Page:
It's true some CFAR staff have used psychedelics, and I'm sure they've sometimes mentioned that in private conversation. But CFAR as an institution never advocated psychedelic use, and that wasn't just because it was illegal, it was because (as our mentorship and instructor trainings emphasize) psychedelics often harm people.
Yeah, this was the post I meant.
I agree manager/staff relations have often been less clear at CFAR than most places. I claim this isn't relevant here, since (as far as I know) there aren't really even borderline examples of this happening. The closest example to something like this I can think of is that staff occasionally invited their partners to attend or volunteer at workshops, which does I think pose risk of fucky power dynamics, although dramatically less, I think, than "the clear leader of an organization, who's revered by staff as a world-historically important philosopher upon whose actions the fate of the world rests, and who has unilateral power to fire any of them, sleeps with many employees."
Am I missing something here? The communication I read from CFAR seemed like it was trying to reveal as little as it could get away with, gradually saying more (and taking a harsher stance towards Brent) in response to public pressure, not like it was trying to help me, a reader, understand what had happened.
As lead author on the Brent post, I felt bummed reading this. I tried extremely hard to avoid letting my care for/interest in CFAR affect my descriptions of what happened, or my choices about what to describe. Anna and I spent huge amounts of time—at least double-digit hours, I think triple-digit—searching for ways our cognition might be biased or motivated, and trying to correct for that. We debated and introspected about it ad nauseam, ran drafts by friends of ours who seemed unusually likely to call us on bullshit, etc.
Looking back, my sense remains that we basically succeeded—i.e., that we described the situation about as accurately and neutrally as we could have. If I'm wrong about this... well, all I can say is that it wasn't for lack of trying.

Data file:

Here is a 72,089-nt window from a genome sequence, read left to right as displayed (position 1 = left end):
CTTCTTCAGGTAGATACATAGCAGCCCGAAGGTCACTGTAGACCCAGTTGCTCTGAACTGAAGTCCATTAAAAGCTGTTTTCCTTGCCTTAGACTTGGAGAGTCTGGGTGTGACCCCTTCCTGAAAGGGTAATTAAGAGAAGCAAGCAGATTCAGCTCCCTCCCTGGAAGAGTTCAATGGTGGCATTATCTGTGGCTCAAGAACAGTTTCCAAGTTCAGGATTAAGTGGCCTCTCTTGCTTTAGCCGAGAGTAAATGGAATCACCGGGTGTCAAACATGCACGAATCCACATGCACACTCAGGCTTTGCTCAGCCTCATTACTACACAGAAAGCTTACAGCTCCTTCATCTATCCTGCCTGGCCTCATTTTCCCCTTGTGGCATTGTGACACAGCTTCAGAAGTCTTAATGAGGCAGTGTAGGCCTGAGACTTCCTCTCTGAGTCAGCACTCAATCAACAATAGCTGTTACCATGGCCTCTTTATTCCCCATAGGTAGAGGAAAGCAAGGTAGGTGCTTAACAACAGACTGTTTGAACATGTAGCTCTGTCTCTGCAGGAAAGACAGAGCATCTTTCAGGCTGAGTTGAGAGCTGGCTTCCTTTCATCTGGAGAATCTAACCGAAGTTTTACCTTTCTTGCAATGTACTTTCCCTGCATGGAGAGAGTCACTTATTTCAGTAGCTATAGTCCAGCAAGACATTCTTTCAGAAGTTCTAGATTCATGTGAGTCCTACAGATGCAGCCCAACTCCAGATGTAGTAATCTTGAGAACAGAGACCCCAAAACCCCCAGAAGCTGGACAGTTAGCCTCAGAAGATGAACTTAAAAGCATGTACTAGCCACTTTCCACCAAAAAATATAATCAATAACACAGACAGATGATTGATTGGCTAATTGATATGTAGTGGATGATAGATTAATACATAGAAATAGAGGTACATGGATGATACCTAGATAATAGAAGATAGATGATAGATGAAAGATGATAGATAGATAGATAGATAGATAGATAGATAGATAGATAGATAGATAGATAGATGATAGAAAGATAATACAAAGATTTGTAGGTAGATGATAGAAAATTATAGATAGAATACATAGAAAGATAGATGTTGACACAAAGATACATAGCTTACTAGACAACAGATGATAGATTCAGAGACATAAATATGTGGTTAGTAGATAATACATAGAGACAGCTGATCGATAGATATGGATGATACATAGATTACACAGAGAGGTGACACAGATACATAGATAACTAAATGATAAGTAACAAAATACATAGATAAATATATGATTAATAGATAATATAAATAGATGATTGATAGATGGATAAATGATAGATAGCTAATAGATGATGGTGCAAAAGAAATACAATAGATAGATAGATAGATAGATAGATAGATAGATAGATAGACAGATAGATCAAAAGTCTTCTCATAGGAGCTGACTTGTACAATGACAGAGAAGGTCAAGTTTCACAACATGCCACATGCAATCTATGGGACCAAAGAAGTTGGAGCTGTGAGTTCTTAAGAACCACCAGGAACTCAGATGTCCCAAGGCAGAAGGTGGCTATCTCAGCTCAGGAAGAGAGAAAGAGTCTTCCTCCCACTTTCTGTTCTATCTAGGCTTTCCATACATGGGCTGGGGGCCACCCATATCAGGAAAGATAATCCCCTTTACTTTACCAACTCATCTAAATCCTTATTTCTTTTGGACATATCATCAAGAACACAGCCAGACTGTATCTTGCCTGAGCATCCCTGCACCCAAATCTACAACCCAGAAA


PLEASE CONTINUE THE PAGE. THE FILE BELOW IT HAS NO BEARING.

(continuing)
I also feel (extremely) frustrated that you wrote this, Anna. I think there are a number of obvious and significant disanalogies between the situations at Leverage versus MIRI/CFAR. There's a lot to say here, but a few examples which seem especially salient:
Insofar as you agree with the above, Anna, I'd appreciate you stating that clearly, since I think saying "the OP speaks for me" implies you think the core analogy described in the OP was non-misleading.
I like the local discourse norm of trying to err on the side of assuming good faith. But like steven0461, in this case I have trouble believing this was misleading by accident. Given how obviously false, or at least seriously misleading, many of these claims are (as I think accurately described by Anna/Duncan/Eli), my lead hypothesis is that this post was written by a former staff member, who was posing as a current staff member to make the critique seem more damning/informed, who had some ax or another to grind and who was willing to engage in deception to get it ground.
Sure, but they led with "I'm a CFAR employee," which suggests they are a CFAR employee. Is this true?
I've worked at CFAR for most of the last 5 years, and this comment strikes me as so wildly incorrect and misleading that I have trouble believing it was in fact written by a current CFAR employee. Would you be willing to verify your identity with some mutually trusted 3rd party, who can confirm your report here? Ben Pace has offered to do this for people in the past.
It looks to me like one can buy this vaccine online without a prescription.
Are you tempted to drop or reduce the size of this trade in light of the UK seeming to have (roughly speaking, for now at least) contained B.1.1.7?
Yeah, makes sense. Fwiw, I have encountered one purportedly 97+ CRI lamp that looked awful to me.